Warren Zevon's classic single "Werewolves Of London"

WARREN ZEVON  “Werewolves Of London” b/w “Roland The Headless Thompson Gunner”  (Asylum Records #45472, April 1978)

A key feature in my hometown Sunday paper was a little syndicated column that published the lyrics and musical accompaniment to a current popular song.  I clipped it every week, even if it was a song I didn’t necessarily like (the ability to take requests always comes in handy, right?), and kept a little musical scrapbook.  One week in ’78, the featured tune was none other than THEE most badass song ever written, Warren Zevon’s “Werewolves Of London.”

See the video for Werewolves Of London by Warren Zevon

Zevon, who got his first big break in the music business playing piano behind The Everly Brothers, recalls the song’s origin in the liner notes to his 1995 anthology, I’ll Sleep When I’m Dead:  “Phil Everly said, “I’m making another solo album.  Why don’t you guys write a song for me — a dance song.  Call it, ‘Werewolves Of London.’ “  I was at LeRoy (Marinell)’s house a few days later, and he was playing that little V-IV-I figure when (guitarist) Waddy (Wachtel) walked in.  “What are you doing?” he asked, and we answered, “We’re doing the Werewolves Of London.”  Waddy said, “You mean, Ahhooo — those Werewolves Of London?””  And obviously, the rest is history.

I'll Sleep When I'm Dead  

Of course, from the perspective a young kid growing up on a steady diet of Dr. Madblood’s Movie, Forrest J. Ackerman’s Famous Monsters Of Filmland magazine and 3-D triple-features at The Suburban, nothing could be cooler than this 3-chord D/C/G stomper, with drums & bass provided by Fleetwood Mac’s rhythm section and lyrics like, “Little old lady got mutilated late last night.”  Anyone who could push a track like this into the Top 40 was my hero, and so Zevon remained until his untimely death from lung cancer in 2003.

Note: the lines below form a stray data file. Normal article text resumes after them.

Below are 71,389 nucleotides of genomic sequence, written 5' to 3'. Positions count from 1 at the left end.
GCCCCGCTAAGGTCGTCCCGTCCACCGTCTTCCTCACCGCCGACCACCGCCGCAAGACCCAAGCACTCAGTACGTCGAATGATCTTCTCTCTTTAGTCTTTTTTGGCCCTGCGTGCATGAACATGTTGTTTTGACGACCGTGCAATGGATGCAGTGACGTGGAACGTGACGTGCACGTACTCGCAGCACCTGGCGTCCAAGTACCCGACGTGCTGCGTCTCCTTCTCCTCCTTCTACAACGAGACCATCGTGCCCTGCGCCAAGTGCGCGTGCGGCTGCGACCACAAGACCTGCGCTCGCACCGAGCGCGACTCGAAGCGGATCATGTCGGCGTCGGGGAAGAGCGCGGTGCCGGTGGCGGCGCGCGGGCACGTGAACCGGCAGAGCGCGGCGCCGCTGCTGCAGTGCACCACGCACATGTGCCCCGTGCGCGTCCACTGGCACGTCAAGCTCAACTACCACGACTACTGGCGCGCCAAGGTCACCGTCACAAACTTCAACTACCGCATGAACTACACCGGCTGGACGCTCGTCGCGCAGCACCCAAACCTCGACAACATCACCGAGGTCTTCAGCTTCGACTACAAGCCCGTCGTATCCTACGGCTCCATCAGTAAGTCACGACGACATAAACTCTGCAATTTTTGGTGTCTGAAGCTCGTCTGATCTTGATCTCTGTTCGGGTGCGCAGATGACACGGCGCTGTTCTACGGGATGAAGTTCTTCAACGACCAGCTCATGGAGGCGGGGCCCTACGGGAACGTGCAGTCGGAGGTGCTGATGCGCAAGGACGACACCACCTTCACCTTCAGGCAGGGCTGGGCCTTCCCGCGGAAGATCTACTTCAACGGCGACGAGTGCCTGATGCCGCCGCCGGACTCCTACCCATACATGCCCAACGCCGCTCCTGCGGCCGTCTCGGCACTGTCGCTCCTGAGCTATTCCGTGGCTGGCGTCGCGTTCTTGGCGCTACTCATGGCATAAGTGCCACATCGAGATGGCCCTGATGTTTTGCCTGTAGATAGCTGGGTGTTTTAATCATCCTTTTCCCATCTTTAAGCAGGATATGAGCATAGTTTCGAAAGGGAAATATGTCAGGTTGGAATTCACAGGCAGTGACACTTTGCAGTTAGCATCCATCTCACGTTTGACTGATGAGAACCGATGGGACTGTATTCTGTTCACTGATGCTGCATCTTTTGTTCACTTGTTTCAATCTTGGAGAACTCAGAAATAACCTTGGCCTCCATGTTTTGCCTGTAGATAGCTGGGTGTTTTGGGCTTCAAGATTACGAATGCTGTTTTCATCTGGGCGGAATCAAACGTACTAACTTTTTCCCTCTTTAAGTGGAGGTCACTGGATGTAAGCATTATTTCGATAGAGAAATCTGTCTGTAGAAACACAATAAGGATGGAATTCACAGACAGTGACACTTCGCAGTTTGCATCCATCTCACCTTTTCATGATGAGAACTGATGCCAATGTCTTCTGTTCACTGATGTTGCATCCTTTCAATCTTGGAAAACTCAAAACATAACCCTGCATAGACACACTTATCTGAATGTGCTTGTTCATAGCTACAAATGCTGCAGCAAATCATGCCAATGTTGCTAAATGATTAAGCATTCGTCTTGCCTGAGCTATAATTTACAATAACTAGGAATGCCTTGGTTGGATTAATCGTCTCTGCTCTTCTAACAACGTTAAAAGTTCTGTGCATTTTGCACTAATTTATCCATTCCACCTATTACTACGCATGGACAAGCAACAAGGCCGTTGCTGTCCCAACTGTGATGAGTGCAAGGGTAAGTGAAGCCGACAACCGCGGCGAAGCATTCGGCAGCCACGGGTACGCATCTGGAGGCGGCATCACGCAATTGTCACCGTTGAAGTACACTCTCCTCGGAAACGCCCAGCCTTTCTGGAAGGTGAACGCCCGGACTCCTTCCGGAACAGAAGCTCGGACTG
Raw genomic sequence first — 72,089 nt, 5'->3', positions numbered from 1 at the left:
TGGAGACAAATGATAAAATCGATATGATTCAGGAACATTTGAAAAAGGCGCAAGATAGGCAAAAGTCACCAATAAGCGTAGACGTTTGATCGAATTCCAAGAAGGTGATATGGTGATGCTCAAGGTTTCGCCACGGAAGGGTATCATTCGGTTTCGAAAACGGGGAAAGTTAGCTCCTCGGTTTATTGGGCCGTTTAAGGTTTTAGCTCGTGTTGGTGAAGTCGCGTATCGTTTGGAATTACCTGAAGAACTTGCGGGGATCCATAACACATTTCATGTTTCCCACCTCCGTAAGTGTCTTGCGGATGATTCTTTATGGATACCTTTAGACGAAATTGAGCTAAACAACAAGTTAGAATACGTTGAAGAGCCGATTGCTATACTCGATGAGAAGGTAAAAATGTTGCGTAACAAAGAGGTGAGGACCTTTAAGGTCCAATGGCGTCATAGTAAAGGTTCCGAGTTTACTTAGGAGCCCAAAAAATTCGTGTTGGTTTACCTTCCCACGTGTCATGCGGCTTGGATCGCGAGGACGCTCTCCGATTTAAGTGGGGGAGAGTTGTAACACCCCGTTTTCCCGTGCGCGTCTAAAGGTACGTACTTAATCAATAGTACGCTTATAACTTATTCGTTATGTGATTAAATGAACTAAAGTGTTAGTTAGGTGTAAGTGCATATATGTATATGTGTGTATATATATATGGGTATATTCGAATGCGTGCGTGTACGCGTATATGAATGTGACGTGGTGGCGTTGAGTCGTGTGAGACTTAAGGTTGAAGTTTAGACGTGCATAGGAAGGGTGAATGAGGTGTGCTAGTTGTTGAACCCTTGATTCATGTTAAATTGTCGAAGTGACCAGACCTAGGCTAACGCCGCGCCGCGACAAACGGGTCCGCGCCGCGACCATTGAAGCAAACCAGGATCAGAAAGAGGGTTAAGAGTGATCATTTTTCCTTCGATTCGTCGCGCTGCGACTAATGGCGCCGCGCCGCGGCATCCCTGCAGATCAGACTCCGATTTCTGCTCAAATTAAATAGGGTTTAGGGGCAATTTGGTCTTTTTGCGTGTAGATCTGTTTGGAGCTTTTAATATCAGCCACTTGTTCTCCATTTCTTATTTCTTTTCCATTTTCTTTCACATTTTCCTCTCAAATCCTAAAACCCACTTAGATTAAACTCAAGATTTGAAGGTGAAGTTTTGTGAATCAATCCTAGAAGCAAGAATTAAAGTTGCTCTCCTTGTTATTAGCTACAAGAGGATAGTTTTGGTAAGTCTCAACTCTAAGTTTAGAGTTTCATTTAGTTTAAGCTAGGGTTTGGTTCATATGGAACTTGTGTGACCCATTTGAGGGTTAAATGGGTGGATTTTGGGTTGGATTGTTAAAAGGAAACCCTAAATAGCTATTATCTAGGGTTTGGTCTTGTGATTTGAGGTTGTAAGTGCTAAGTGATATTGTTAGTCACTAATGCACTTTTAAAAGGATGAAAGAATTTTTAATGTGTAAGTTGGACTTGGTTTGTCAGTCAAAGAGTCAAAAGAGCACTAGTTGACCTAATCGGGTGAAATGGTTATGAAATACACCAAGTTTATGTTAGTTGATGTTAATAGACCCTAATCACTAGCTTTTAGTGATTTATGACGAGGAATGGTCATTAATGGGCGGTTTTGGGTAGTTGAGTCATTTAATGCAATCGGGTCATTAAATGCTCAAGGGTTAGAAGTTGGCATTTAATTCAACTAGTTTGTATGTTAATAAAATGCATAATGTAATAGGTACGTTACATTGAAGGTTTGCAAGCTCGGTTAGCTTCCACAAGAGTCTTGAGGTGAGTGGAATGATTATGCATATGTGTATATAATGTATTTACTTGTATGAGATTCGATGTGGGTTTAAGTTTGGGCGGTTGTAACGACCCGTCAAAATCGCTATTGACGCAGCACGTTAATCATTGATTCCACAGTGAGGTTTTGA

The Jackson Browne-produced track spent 6 weeks in the Top 40, peaking at #21.  It has since become a ubiquitous classic, popping up in hit films and being either sampled or covered by nearly everyone under the sun.  And of course the rock and oldies stations still crank it up once in a while, most notably on Halloween. 

See Warren Zevon perform Roland The Headless Thompson Gunner

Again from Zevon himself:  “In 1974 I ran off to Spain and got a job in an Irish bar called the Dubliner, in Sitges, on the Costa Brava.  The proprietor was a piratical ex-merc named David Lindell.  He and I wrote this song at the bar one afternoon, over many jars.” 

Enjoy Every Sandwich  

Sucked into the Irvingesqe mythology of this B-side’s fictional title character, I borrowed my older brother’s copy of Excitable Boy to see what other great gems lay waiting.  I listened in amazement as the LP swung from the caustic title track (a meditation on rehab more disturbing than “Alice’s Restaurant”) to the broken-hearted sorrow of “Accidentally Like A Martyr,” hitting all points in between.  Zevon’s songs, sometimes built around narratives resembling miniature noir films, proved to be the kind that you could enjoy in the moment, and appreciate further as time passed.  A rare find in the pop world. 

Over the ensuing years, Zevon scored many points both high and low, and though he never managed “Werewolves…”-caliber chart success again, he left behind probably one of the most challenging, beautiful, and brutally honest song catalogs in American history.

NEXT WEEK:  Gee, El…Oh, are eye!  Eh?